At least I get the opportunity to select where I want to field. I choose the slips thinking this will involve the least running. Unfortunately, our captain believes in a system of no third man. Those non-cricket aficionados amongst you will be lost by now but don’t worry it’s not important. All you need to know is that this makes my decision to field in the slips comparable to that made by Ronald Wayne when he sold his 10% share in Apple for $800. I’ll bet he still wakes up in the middle of the night, sweating. Having said that, at least his decision didn’t nearly kill him. In simple terms it means I have to run a lot because every time the batsman gets an edge or the wicket-keeper misses the ball, it is your truly running after it. The wicket keeper is, of course, absolute crap. Murphy’s Law – whatever can happen will happen.
The following is an excerpt from the autobiographical account I published years ago:
The game is two or three overs old before I have to do any running. A Raymond Luckhurst type fishing manoeuvre outside off stump results in a slice over my head. There is no third man so I trundle after it. The heat is unrelenting and I am puffing hard after only a few strides. A drip of sweat seeps into my eye and I blink hard, trying to focus on the ball ahead of me. As I near it I notice a dog wandering sluggishly around the edge of the boundary. It pants heavily, its tongue lolling from side to side, great buckets of saliva hanging from its jaws. It looks as shattered as I feel. Finally I recover the ball just short of the boundary and throw it in. By this time the exhaustion has reduced me to enfeeblement. Despite the heat, a shiver runs through me and I am struck by a moment of foreboding. I want to go home.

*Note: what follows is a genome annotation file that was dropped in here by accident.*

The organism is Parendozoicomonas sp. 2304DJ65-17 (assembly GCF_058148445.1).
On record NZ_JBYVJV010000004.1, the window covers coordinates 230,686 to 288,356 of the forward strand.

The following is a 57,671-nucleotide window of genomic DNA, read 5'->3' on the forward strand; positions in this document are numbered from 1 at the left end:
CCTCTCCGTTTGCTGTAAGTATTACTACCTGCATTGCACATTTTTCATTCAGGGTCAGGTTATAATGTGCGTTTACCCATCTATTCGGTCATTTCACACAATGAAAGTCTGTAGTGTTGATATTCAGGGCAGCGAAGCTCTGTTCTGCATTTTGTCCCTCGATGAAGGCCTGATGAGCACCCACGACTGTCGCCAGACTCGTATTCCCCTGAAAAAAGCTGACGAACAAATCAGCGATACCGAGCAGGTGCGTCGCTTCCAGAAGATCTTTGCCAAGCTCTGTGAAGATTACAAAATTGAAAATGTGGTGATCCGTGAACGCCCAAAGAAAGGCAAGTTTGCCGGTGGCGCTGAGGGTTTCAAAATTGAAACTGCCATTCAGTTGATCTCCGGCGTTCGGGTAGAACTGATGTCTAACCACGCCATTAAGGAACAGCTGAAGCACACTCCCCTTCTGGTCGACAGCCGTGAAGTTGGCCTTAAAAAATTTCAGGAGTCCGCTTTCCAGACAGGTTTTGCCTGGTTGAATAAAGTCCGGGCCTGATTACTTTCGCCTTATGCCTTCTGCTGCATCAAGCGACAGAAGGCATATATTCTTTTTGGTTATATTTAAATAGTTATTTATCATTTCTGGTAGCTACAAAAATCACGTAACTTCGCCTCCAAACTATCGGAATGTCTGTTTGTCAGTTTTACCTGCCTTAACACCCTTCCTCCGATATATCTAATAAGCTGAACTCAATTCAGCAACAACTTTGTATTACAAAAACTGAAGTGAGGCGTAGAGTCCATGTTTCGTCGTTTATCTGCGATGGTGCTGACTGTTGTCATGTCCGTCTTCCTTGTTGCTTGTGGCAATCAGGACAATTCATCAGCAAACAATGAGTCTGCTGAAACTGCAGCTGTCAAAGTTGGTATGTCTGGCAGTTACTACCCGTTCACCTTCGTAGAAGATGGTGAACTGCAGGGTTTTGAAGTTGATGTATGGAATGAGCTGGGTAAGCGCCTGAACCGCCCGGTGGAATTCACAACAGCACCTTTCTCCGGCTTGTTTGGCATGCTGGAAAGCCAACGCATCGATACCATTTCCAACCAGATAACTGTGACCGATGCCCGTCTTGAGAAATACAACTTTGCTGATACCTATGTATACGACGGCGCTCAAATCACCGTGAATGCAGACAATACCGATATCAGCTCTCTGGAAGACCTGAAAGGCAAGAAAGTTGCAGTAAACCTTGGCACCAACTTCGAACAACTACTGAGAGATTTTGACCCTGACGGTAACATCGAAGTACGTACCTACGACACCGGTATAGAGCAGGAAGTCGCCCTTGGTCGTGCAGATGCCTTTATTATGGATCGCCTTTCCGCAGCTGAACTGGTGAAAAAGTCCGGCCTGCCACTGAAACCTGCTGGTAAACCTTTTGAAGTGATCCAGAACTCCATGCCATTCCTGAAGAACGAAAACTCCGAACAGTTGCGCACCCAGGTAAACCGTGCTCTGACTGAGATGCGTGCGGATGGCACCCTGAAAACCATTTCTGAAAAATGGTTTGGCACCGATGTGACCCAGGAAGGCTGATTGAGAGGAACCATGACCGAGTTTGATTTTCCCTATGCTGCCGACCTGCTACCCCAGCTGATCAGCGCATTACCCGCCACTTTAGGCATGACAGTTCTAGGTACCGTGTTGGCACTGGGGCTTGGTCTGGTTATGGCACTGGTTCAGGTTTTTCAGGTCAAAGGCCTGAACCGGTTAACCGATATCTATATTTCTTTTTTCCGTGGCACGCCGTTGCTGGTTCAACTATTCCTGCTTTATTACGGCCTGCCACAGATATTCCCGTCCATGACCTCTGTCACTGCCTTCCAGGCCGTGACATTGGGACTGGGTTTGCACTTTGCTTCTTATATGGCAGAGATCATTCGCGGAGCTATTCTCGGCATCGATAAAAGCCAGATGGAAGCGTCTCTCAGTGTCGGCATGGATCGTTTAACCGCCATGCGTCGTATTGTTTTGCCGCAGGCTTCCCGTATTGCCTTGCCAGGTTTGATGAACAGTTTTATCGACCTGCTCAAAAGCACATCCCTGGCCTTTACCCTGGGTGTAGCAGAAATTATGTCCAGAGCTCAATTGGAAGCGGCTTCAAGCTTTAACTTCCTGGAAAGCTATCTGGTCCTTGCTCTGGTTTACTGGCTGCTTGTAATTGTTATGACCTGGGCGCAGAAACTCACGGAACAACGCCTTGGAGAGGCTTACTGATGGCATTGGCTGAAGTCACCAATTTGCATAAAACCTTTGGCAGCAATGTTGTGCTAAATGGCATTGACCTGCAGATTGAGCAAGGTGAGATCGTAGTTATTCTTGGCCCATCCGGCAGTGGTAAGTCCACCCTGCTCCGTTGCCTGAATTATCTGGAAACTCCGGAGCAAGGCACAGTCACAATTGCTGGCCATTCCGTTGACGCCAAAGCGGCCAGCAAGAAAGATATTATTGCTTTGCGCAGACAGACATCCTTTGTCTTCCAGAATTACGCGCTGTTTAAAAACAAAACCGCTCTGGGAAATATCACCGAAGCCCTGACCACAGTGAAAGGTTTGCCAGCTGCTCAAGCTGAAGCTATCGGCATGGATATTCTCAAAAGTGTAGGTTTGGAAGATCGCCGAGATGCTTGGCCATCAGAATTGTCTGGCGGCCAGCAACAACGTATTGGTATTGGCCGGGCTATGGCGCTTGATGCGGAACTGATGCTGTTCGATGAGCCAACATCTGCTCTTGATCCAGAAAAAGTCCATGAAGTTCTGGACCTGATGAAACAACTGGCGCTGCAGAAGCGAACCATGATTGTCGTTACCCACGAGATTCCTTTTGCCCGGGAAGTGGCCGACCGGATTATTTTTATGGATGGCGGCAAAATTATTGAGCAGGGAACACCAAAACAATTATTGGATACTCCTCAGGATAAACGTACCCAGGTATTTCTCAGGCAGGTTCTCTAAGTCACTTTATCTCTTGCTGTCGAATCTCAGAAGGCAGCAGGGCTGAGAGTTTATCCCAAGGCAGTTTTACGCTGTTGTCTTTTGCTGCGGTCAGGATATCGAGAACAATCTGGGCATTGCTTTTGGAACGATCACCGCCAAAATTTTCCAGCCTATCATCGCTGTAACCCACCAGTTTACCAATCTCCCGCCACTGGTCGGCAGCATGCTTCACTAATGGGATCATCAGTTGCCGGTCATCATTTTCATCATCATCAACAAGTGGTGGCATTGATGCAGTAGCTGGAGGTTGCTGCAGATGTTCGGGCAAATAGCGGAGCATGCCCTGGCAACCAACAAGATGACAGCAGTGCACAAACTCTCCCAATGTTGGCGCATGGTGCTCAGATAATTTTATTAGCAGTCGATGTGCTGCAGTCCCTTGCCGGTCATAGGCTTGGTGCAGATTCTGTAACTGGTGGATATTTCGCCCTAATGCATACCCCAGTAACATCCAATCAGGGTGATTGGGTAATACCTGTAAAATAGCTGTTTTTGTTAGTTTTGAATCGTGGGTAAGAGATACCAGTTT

I shrug it off.
The VT strikes at the end of that over. As we are changing ends, my heart accelerates into its now too familiar faster rate. We are now back in the two hundred and forty plus range. I follow what is now depressingly standard practice. I lie down and adopt the prone position.
I am now on the ground. Lying, waiting. I catch the odd quizzical look from my team-mates just before the first shock kicks in. Once again, the effect can only be described as shocking!
Though my recent shopping experience has prepared me for the severity of the jolt I cannot help but cry out. This galvanises one or two of the nearest players. They move towards me and this seems to have a gravitational effect on the rest of my team-mates. Like celestial bodies drawn towards a black hole they are pulled, almost in symmetry, towards me.